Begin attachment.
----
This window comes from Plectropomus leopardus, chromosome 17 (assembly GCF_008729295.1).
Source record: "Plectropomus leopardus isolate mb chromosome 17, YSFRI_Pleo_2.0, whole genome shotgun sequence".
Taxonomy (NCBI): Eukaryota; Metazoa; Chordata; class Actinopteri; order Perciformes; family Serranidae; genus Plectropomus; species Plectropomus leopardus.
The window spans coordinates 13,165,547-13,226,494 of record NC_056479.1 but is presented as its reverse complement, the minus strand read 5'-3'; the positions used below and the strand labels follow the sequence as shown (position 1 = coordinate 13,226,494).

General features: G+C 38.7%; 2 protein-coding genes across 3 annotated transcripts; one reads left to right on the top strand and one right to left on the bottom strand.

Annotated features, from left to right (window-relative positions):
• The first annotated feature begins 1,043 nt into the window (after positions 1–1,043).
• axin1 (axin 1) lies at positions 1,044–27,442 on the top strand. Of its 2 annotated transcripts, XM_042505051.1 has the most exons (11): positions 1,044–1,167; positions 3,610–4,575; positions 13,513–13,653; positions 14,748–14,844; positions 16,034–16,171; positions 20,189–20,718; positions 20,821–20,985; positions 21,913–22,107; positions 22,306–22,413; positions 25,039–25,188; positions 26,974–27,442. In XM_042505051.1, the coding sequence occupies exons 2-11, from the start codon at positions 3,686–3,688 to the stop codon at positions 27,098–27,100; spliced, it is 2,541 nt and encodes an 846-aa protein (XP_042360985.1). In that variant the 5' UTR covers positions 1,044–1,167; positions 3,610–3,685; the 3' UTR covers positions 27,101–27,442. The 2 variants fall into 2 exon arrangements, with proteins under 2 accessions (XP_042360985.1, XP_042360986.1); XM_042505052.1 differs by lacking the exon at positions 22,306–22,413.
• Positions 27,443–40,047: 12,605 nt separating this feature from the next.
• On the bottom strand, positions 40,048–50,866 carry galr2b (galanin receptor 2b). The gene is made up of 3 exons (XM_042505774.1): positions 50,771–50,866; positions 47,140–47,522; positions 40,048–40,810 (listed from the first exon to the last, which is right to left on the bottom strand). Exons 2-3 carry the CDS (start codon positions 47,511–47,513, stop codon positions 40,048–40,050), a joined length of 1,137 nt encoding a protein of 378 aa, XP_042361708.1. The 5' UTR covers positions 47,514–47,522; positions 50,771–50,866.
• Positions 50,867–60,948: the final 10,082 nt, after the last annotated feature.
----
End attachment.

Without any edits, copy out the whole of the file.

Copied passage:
This window comes from Plectropomus leopardus, chromosome 17 (assembly GCF_008729295.1).
Source record: "Plectropomus leopardus isolate mb chromosome 17, YSFRI_Pleo_2.0, whole genome shotgun sequence".
Taxonomy (NCBI): Eukaryota; Metazoa; Chordata; class Actinopteri; order Perciformes; family Serranidae; genus Plectropomus; species Plectropomus leopardus.
The window spans coordinates 13,165,547-13,226,494 of record NC_056479.1 but is presented as its reverse complement, the minus strand read 5'-3'; the positions used below and the strand labels follow the sequence as shown (position 1 = coordinate 13,226,494).

General features: G+C 38.7%; 2 protein-coding genes across 3 annotated transcripts; one reads left to right on the top strand and one right to left on the bottom strand.

Annotated features, from left to right (window-relative positions):
• The first annotated feature begins 1,043 nt into the window (after positions 1–1,043).
• axin1 (axin 1) lies at positions 1,044–27,442 on the top strand. Of its 2 annotated transcripts, XM_042505051.1 has the most exons (11): positions 1,044–1,167; positions 3,610–4,575; positions 13,513–13,653; positions 14,748–14,844; positions 16,034–16,171; positions 20,189–20,718; positions 20,821–20,985; positions 21,913–22,107; positions 22,306–22,413; positions 25,039–25,188; positions 26,974–27,442. In XM_042505051.1, the coding sequence occupies exons 2-11, from the start codon at positions 3,686–3,688 to the stop codon at positions 27,098–27,100; spliced, it is 2,541 nt and encodes an 846-aa protein (XP_042360985.1). In that variant the 5' UTR covers positions 1,044–1,167; positions 3,610–3,685; the 3' UTR covers positions 27,101–27,442. The 2 variants fall into 2 exon arrangements, with proteins under 2 accessions (XP_042360985.1, XP_042360986.1); XM_042505052.1 differs by lacking the exon at positions 22,306–22,413.
• Positions 27,443–40,047: 12,605 nt separating this feature from the next.
• On the bottom strand, positions 40,048–50,866 carry galr2b (galanin receptor 2b). The gene is made up of 3 exons (XM_042505774.1): positions 50,771–50,866; positions 47,140–47,522; positions 40,048–40,810 (listed from the first exon to the last, which is right to left on the bottom strand). Exons 2-3 carry the CDS (start codon positions 47,511–47,513, stop codon positions 40,048–40,050), a joined length of 1,137 nt encoding a protein of 378 aa, XP_042361708.1. The 5' UTR covers positions 47,514–47,522; positions 50,771–50,866.
• Positions 50,867–60,948: the final 10,082 nt, after the last annotated feature.